LSU fans are mourning the news that the school's live tiger mascot, Mike VI, only has a month or two to live. But none are as upset as a Logansport, Indiana, man who never attended the school.
Steve Cotner, after all, raised Mike.
Cotner, 57, was a daily volunteer for Great Cats of Indiana, where Mike — then named Roscoe — was born 11 years ago. Cotner was assigned to care for him after being separated from his mother at 2 weeks old.
"Everywhere I went, he was following me or right beside me," Cotner said. "We had four or five people in there, but he would always come to me. So, I guess he picked me over me picking him."
Cotner played with Roscoe and taught him the basics — which Cotner defined as "to understand 'no' and not to kill me." To break the cub of his instinct to claw and bite, Cotner squirted vinegar on Roscoe when he misbehaved and gave him treats when he behaved.
Until Roscoe got large enough to be dangerous at about 3 or 4 months old, Cotner was allowed to bring the cub at night to his home, where he lived with his wife and a son.
"One of the things I made sure of was to introduce him to as many people as I possibly could so he would be socialized," Cotner said. "He was the lovable one, always wanted to snuggle. He preferred to be on my lap than on the floor.
"We kind of hit it off. We fed off each other's energy. I knew when he was in a bad mood and needed to stay away from him, but in return he also knew when I was down or angry and he would come around and basically cheer me up."
At home, they sat in the living room with the television on. Roscoe wouldn't pay a lot of attention unless other animals were on the TV screen, but he made an exception for a cast member of "Orange County Choppers."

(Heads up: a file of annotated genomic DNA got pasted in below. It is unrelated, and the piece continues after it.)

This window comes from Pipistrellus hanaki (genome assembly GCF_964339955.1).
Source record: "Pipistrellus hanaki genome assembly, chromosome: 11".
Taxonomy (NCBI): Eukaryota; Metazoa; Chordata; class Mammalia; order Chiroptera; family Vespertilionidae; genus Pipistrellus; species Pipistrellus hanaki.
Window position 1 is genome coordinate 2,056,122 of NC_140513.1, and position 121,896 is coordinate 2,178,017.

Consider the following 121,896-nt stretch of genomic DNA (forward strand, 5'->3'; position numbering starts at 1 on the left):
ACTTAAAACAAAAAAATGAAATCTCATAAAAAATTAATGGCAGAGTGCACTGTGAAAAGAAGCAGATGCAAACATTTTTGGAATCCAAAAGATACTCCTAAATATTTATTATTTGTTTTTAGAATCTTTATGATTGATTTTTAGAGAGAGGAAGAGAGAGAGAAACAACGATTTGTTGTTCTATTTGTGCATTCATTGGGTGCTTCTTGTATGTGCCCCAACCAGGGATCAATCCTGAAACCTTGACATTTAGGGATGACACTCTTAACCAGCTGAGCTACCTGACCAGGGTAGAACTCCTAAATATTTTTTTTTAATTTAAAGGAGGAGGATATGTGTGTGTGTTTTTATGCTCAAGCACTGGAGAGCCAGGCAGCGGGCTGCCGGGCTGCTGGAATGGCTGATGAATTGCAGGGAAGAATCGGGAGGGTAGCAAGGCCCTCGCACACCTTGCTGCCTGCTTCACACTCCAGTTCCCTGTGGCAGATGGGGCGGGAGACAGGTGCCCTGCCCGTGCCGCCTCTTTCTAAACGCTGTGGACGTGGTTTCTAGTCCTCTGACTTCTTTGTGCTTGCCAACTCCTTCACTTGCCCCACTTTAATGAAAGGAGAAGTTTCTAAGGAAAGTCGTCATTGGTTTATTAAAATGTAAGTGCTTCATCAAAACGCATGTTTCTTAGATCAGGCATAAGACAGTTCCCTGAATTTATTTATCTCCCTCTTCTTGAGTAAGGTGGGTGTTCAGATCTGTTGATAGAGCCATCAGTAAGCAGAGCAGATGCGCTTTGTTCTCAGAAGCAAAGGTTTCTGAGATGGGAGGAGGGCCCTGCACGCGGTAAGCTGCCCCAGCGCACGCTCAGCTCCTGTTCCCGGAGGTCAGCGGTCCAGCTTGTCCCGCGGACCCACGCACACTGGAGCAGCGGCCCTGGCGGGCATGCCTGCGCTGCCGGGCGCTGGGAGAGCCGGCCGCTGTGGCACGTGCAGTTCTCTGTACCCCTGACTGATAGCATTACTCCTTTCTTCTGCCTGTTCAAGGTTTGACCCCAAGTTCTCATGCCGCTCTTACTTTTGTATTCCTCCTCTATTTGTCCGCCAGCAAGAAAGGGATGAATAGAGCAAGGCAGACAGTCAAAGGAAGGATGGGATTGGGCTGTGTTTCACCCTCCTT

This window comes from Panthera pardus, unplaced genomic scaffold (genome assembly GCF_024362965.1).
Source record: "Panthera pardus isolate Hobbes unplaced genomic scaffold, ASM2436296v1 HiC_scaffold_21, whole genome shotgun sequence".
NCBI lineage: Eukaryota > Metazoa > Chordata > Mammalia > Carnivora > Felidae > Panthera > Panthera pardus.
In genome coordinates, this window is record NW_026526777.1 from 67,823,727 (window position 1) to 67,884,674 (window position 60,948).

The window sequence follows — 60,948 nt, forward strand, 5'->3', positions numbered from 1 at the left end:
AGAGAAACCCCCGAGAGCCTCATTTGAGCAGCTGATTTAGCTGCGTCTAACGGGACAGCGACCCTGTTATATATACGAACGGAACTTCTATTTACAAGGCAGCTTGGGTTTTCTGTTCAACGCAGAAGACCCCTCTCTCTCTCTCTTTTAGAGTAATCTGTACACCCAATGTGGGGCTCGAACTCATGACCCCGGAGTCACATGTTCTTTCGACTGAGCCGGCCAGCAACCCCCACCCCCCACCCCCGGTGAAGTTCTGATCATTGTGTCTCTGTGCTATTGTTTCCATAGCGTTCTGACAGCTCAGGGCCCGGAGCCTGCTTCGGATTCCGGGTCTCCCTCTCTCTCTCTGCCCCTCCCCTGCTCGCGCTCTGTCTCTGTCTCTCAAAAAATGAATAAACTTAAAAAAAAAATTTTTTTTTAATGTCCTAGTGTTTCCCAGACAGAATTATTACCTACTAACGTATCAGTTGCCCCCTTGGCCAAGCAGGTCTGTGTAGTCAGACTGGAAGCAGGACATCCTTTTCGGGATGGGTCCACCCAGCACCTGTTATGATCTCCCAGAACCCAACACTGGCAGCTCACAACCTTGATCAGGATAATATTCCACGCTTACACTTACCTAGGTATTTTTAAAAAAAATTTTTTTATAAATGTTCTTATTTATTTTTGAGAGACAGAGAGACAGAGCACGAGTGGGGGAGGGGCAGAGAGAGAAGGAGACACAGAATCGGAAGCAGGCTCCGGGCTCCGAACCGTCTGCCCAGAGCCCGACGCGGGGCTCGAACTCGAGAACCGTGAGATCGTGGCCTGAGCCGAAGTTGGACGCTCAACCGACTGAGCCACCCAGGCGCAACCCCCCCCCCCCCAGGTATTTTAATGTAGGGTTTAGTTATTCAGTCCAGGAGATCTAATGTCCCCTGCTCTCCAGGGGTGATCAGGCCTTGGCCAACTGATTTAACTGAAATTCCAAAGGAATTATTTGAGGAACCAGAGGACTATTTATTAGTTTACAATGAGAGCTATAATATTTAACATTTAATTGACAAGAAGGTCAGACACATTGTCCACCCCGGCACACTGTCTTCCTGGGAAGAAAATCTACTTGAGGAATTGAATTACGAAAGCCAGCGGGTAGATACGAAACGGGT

LSU's live tiger mascot Mike VI, who was diagnosed with a rare, incurable cancer in May, has…
"One day he was sitting there watching it and had never really responded to it before, but all of a sudden Mikey Teutul came on," Cotner said. "He was sitting on my lap and he raised up his head, and he jumped down and stood right in front of the television, and every time Mike came on he'd either jump up on the TV or pace back and forth watching it."
Though not a paid employee, Cotner said that Great Cats of Indiana owner Rob Craig respected his relationship with the cats and sought his OK before releasing them to other facilities. That included nine years ago when Dr. David Baker of LSU's School of Veterinary Medicine came looking for a new school mascot.
Cotner said he was initially reluctant to let Roscoe become Mike VI, but realized that LSU's elaborate mascot facility was far better than what Great Cats of Indiana or most other places would provide.
"I realized how selfish I was being," Cotner said. "Of course, I gave in. I knew he'd have a much better life and a much better home."
He did, however, get Baker to promise that Mike VI would not be forced into the trailer to attend games if he was unwilling, a promise Baker has kept to the disappointment of LSU fans who love the tradition of having Mike in Tiger Stadium before games.
"He assured me there would be caretakers on hand and the veterinary staff would be there at a drop of a hat and would be in no way exploited or mistreated," Cotner said.
Cotner said he has only been able to visit Baton Rouge twice to see Mike VI, who recognized him. Great Cats of Indiana was closed in 2014 after the USDA removed its license following complaints of malnourished cats and inspections that found that cages did not meet state regulations.
Baker, who confirmed Cotner's role, said the facility had treated its animals well when Mike was selected.
Cotner took the news of Mike's cancer prognosis hard.
LSU's beloved tiger mascot, Mike VI, has been diagnosed with cancer,.
"It's very traumatic," he said. "Compare it to you having this pup that you raised until it was an older dog and you were just so proud of him because of his behavior and the tricks that he knows and everything, and all of a sudden you find out this has happened to him. Plus, it hit me at home because I'm a cancer survivor."
On Facebook, Cotner thanked Baker and others at LSU who have looked after Mike.
"My heart is broken and eyes welling up," he wrote. "I feel I abandoned him due to not visiting him more often. I wish I could be there when the time comes... But I don't regret for a second to agreeing with Rob and Dr. Baker to donate him to LSU."
In response to this story, a GoFundMe page has been started. The fundraiser hopes to reconnect Mike the Tiger with his former caretaker, Steve Cotner.